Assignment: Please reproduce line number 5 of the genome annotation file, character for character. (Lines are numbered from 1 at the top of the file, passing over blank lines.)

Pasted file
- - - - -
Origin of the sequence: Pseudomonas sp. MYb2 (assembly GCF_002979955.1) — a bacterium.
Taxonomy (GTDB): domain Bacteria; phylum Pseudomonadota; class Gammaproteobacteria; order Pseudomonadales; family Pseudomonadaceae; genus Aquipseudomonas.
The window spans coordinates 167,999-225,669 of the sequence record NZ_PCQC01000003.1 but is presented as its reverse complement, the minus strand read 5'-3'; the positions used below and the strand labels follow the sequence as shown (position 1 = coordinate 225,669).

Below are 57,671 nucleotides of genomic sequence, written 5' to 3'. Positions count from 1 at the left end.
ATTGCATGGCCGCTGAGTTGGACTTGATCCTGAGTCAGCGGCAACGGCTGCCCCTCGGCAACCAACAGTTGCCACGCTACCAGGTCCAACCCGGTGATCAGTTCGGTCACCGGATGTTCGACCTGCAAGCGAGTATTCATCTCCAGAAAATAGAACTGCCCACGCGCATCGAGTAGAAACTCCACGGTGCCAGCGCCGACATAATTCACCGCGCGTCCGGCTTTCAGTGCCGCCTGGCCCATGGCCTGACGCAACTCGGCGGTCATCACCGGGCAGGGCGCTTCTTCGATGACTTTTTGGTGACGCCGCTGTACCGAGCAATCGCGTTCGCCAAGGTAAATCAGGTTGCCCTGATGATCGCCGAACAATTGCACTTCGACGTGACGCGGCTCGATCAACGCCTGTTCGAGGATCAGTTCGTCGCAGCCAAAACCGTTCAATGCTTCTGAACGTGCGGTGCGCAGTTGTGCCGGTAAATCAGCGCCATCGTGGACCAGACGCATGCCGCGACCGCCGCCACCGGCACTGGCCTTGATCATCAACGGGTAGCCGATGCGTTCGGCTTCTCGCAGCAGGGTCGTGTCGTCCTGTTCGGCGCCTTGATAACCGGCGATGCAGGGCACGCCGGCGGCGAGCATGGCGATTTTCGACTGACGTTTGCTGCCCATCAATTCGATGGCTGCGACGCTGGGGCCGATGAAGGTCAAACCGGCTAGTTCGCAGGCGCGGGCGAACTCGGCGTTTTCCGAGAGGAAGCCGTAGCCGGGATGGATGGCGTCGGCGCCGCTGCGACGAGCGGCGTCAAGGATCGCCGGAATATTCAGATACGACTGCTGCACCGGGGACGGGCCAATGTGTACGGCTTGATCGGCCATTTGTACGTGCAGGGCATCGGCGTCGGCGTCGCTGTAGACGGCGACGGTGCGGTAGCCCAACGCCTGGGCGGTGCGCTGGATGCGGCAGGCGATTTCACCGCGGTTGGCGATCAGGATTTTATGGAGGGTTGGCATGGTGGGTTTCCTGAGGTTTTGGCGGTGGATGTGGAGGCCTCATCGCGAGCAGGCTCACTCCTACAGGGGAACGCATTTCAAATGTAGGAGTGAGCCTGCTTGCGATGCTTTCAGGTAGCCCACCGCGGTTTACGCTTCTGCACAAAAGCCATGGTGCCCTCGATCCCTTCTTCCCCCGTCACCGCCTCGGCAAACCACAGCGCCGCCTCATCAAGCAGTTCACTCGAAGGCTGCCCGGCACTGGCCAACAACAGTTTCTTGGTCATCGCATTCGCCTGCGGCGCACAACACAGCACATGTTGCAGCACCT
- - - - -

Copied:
ATTGCATGGCCGCTGAGTTGGACTTGATCCTGAGTCAGCGGCAACGGCTGCCCCTCGGCAACCAACAGTTGCCACGCTACCAGGTCCAACCCGGTGATCAGTTCGGTCACCGGATGTTCGACCTGCAAGCGAGTATTCATCTCCAGAAAATAGAACTGCCCACGCGCATCGAGTAGAAACTCCACGGTGCCAGCGCCGACATAATTCACCGCGCGTCCGGCTTTCAGTGCCGCCTGGCCCATGGCCTGACGCAACTCGGCGGTCATCACCGGGCAGGGCGCTTCTTCGATGACTTTTTGGTGACGCCGCTGTACCGAGCAATCGCGTTCGCCAAGGTAAATCAGGTTGCCCTGATGATCGCCGAACAATTGCACTTCGACGTGACGCGGCTCGATCAACGCCTGTTCGAGGATCAGTTCGTCGCAGCCAAAACCGTTCAATGCTTCTGAACGTGCGGTGCGCAGTTGTGCCGGTAAATCAGCGCCATCGTGGACCAGACGCATGCCGCGACCGCCGCCACCGGCACTGGCCTTGATCATCAACGGGTAGCCGATGCGTTCGGCTTCTCGCAGCAGGGTCGTGTCGTCCTGTTCGGCGCCTTGATAACCGGCGATGCAGGGCACGCCGGCGGCGAGCATGGCGATTTTCGACTGACGTTTGCTGCCCATCAATTCGATGGCTGCGACGCTGGGGCCGATGAAGGTCAAACCGGCTAGTTCGCAGGCGCGGGCGAACTCGGCGTTTTCCGAGAGGAAGCCGTAGCCGGGATGGATGGCGTCGGCGCCGCTGCGACGAGCGGCGTCAAGGATCGCCGGAATATTCAGATACGACTGCTGCACCGGGGACGGGCCAATGTGTACGGCTTGATCGGCCATTTGTACGTGCAGGGCATCGGCGTCGGCGTCGCTGTAGACGGCGACGGTGCGGTAGCCCAACGCCTGGGCGGTGCGCTGGATGCGGCAGGCGATTTCACCGCGGTTGGCGATCAGGATTTTATGGAGGGTTGGCATGGTGGGTTTCCTGAGGTTTTGGCGGTGGATGTGGAGGCCTCATCGCGAGCAGGCTCACTCCTACAGGGGAACGCATTTCAAATGTAGGAGTGAGCCTGCTTGCGATGCTTTCAGGTAGCCCACCGCGGTTTACGCTTCTGCACAAAAGCCATGGTGCCCTCGATCCCTTCTTCCCCCGTCACCGCCTCGGCAAACCACAGCGCCGCCTCATCAAGCAGTTCACTCGAAGGCTGCCCGGCACTGGCCAACAACAGTTTCTTGGTCATCGCATTCGCCTGCGGCGCACAACACAGCACATGTTGCAGCACCT